We recently went to Charleroi in French-speaking Belgium, population: 200,000. The town has a state-of-the-art hospital that is a hit with both employees and patients. We went on a tour of this healthcare establishment that has made “Digital for all, Now” its mantra.
THE “INNOVATIVE PATIENT ROOM:” A NEW PATIENT CARE EXPERIENCE
We began our visit in the maternity ward, a “laboratory department”. Whilst the snow falls outside, it’s warm and welcoming inside. Everything is brand new: the paintings, the equipment and, most of all, the rooms: ultra-modern, dedicated patient areas boasting last-generation equipment.
“The patient room of the future – we call it the innovative patient room – has a robotic bed that can be put in either reclining or upright position,” says Pierre Jacmin, Director of the hospital’s Technology and IT department. “The bed also features a touch tablet on the end of a mechanical arm whereby the new mothers have access to the Internet, television, telephone and radio. The tablet controls a big flat screen that can be used to communicate with relations via webcam.”
Apart from the cutting-edge equipment, the whole layout of the room has also been designed along modular, ergonomic lines in order to address the needs of connected patients and incorporate any new equipment. The room also features a futuristic sofa-bed and en suite bathroom.
“The rooms were naturally designed with families and babies in mind,” says Marie-Christine Vidts, Head of Midwifery of one of the hospital’s two units.
Although only one of the hospital’s rooms is entirely fitted out with these digital tools and furniture, 11 double rooms and 25 individual rooms have bedside tablets.
“It’s really handy: the mums choose their menu for each meal via the screen and so it’s easier for us to collect the information,” explains one of the nurses. “They can also fill out a satisfaction questionnaire directly via the tablet, which means it’s much easier to gather and process feedback, allowing us to focus on patient care. We’ll eventually be able to store the patients’ medical records on it too, so that the doctors and nursing staff can consult them. That will save us all the hassles of using paper records, which is slower and there’s the risk of losing the files.”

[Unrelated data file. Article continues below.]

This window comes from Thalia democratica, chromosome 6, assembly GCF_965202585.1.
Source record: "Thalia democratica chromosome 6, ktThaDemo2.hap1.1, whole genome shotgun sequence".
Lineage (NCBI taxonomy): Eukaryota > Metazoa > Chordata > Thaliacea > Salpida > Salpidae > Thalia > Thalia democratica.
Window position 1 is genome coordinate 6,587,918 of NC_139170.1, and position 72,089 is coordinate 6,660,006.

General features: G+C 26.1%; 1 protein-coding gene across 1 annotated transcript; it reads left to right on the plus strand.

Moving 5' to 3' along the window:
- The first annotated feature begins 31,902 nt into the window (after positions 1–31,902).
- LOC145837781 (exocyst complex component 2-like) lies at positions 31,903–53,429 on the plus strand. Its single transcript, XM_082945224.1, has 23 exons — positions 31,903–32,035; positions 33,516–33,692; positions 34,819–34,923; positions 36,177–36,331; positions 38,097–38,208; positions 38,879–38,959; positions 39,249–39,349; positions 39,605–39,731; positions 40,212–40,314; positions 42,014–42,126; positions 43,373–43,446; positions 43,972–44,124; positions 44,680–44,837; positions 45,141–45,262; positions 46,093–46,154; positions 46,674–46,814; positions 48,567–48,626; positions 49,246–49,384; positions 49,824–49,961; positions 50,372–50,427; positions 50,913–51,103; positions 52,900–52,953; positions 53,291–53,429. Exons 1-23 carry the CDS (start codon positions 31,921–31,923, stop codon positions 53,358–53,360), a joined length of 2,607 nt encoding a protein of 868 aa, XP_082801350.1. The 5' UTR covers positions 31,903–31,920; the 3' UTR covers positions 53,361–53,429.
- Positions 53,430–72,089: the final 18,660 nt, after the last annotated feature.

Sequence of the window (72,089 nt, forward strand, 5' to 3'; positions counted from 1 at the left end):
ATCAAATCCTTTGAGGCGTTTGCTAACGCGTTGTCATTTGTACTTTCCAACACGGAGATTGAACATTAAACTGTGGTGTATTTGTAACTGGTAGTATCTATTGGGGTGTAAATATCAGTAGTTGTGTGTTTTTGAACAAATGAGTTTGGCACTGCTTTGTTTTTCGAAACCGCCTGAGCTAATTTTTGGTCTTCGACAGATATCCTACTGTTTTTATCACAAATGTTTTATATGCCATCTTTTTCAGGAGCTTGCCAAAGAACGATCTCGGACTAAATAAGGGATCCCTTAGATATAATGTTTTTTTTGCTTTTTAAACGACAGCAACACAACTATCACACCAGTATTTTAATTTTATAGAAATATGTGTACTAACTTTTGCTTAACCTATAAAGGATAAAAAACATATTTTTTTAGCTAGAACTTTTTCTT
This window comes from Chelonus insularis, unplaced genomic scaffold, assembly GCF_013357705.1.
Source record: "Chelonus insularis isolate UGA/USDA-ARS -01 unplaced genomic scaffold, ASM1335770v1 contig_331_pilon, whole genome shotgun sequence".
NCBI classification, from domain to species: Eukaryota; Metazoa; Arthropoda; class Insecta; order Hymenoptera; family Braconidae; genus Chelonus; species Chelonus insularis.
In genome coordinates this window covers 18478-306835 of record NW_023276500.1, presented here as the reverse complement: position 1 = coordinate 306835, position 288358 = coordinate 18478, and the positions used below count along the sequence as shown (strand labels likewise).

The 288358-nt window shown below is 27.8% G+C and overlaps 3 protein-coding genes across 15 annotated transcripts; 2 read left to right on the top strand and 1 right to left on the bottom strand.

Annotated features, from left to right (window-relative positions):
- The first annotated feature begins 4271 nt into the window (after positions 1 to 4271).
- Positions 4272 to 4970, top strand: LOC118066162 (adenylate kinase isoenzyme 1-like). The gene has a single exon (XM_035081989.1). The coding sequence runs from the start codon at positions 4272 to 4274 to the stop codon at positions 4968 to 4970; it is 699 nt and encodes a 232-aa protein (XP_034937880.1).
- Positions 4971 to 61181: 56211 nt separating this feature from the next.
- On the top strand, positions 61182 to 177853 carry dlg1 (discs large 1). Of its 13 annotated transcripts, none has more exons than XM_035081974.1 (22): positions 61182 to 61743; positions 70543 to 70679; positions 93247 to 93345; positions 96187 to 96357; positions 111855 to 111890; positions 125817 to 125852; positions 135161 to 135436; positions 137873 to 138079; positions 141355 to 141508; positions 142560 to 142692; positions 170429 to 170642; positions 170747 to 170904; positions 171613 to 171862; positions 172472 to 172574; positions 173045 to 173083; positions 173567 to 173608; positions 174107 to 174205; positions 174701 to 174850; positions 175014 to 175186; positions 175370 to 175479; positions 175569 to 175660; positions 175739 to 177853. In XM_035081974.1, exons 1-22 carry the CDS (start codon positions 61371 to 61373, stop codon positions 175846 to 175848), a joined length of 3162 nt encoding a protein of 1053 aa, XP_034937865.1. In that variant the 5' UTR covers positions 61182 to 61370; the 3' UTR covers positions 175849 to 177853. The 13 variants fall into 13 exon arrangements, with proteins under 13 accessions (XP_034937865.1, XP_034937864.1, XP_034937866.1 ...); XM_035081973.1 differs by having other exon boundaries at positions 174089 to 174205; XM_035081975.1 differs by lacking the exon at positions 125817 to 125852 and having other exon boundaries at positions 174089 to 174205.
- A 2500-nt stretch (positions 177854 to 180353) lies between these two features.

As for the possible issue of the older generation of hospital staff not being able to master the digital tools, this is quickly dismissed by one of the professors:
“They just need training. And it’s as intuitive as a smartphone; I really can’t see it being a problem.”
The project, which was rolled out with the assistance of experts, is apparently a success:
“From the very outset, we’ve shared the risks with Econocom. We brought the overall infrastructure and they deployed the digital solution of the future. As we had already planned to rebuild part of the hospital, it was easier to implement: we were starting from scratch. Now costs are under control and the patients are happy. A few years ago it cost about €4.50 per patient to have a television, whereas now, for €6, they have access to a range of digital tools via the tablet and TV.”
This system is a prime example of “Digital for All, Now” and proves that, even in life’s crucial moments, digital technology can help people – and the users agree: Brigitte, who gave birth to her baby girl in the maternity ward, is full of praise for her experience at the hospital:
“I was initially a bit overwhelmed, but I gradually got used to it. The tablet makes me feel like I’m at home. After I gave birth, I realised how handy it was. Some of our family members live far away and thanks to the tablet connected to the Internet, we can communicate via video and share those precious moments with our loved ones.”